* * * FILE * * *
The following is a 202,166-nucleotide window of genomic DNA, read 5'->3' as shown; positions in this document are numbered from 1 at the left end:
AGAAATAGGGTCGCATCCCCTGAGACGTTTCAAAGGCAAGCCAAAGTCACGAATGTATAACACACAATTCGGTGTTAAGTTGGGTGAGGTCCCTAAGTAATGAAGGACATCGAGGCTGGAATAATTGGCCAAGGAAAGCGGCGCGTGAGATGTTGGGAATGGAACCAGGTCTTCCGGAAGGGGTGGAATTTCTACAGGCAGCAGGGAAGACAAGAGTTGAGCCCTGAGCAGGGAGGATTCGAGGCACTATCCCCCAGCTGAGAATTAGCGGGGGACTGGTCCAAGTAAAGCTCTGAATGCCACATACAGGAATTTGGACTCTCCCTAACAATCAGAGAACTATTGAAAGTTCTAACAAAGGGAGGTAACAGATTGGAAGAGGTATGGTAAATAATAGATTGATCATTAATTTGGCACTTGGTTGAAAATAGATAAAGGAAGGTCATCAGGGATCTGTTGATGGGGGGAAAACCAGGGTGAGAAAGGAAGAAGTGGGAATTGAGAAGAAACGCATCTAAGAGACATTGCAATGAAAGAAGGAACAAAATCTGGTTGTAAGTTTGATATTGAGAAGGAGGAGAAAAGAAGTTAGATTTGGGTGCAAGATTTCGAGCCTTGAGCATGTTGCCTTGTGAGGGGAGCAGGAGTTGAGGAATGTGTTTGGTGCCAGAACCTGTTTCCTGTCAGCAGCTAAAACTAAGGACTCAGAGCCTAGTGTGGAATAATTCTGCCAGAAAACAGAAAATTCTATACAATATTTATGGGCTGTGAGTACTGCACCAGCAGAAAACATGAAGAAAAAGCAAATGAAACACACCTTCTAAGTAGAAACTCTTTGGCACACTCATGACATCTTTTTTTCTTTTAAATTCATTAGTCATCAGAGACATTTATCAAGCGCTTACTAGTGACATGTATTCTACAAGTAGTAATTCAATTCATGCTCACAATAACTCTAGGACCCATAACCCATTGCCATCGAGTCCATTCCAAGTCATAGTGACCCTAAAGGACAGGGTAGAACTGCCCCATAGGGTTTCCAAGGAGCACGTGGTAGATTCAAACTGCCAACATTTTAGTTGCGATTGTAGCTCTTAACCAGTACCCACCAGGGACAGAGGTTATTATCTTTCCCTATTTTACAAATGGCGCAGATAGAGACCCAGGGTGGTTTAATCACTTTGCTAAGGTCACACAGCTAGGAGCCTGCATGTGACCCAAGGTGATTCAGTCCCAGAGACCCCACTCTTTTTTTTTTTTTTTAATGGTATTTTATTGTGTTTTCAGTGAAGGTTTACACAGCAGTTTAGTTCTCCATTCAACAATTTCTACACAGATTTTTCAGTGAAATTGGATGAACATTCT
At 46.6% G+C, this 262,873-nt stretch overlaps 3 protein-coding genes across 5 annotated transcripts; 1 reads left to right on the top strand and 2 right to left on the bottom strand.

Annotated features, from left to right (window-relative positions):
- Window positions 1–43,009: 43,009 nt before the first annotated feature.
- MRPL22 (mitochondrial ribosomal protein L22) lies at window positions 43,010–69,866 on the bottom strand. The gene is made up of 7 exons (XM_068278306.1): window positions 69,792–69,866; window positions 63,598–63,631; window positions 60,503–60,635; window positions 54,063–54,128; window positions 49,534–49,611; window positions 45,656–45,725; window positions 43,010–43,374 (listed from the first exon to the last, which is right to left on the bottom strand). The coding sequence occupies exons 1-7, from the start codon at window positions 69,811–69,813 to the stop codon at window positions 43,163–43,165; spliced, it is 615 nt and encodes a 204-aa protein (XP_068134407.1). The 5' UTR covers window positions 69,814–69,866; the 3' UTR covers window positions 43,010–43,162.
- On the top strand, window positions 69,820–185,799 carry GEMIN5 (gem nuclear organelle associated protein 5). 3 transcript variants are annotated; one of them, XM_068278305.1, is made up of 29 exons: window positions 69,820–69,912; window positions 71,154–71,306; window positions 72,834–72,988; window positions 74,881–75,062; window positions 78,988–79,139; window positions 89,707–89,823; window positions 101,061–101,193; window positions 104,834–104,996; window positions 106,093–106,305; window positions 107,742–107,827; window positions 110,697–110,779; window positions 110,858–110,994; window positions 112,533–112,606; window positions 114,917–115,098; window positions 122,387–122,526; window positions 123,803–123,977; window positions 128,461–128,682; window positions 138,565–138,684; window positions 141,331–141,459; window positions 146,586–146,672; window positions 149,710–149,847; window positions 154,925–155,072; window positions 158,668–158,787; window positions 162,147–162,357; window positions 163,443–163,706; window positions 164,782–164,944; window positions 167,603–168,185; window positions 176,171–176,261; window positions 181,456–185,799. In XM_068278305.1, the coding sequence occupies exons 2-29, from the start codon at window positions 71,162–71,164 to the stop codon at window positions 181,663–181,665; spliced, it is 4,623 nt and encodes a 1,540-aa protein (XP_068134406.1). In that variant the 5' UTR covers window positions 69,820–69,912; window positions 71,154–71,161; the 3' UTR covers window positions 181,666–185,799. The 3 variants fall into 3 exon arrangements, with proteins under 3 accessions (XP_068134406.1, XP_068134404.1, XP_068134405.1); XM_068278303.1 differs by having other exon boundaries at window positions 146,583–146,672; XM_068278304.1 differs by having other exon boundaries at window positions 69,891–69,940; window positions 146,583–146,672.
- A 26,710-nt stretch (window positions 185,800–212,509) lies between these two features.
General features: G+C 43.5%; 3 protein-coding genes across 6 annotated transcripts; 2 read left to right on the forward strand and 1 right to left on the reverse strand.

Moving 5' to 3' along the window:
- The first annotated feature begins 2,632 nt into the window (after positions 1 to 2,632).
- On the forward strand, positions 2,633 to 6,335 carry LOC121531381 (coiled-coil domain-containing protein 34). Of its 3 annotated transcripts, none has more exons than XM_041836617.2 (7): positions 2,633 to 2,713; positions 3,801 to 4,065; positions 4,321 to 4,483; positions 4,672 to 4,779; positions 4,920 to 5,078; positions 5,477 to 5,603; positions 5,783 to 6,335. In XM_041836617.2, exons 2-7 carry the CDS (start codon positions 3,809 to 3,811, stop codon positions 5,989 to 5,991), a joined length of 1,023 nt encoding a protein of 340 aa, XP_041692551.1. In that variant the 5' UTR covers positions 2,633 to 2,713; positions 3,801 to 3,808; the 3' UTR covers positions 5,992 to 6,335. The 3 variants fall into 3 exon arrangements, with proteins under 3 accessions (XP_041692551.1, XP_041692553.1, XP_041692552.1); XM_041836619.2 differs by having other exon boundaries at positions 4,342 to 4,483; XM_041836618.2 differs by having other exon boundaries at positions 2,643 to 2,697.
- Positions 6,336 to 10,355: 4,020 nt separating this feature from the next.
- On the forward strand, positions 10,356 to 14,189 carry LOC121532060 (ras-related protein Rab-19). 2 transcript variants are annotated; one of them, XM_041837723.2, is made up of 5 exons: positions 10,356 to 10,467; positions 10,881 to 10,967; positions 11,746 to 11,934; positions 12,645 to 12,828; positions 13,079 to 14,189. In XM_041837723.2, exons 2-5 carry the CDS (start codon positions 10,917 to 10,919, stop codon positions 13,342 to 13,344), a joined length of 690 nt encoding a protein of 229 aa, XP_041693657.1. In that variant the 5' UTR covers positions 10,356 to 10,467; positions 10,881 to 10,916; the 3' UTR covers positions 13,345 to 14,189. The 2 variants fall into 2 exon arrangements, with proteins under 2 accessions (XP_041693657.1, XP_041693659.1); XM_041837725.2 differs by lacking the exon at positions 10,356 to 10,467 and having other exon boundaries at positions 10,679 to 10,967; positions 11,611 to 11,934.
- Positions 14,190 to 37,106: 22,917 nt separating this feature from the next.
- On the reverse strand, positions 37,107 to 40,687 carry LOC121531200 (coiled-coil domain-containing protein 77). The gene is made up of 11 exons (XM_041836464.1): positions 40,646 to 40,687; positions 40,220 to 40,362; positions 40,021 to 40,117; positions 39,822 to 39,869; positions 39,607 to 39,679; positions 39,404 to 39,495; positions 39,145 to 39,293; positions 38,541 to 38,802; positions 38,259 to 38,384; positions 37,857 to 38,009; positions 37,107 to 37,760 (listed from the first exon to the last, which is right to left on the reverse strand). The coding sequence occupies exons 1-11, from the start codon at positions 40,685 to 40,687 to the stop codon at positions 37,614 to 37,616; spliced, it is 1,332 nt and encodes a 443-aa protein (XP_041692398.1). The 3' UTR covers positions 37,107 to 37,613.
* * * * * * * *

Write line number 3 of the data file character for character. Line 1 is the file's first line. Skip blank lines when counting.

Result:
At 46.6% G+C, this 262,873-nt stretch overlaps 3 protein-coding genes across 5 annotated transcripts; 1 reads left to right on the top strand and 2 right to left on the bottom strand.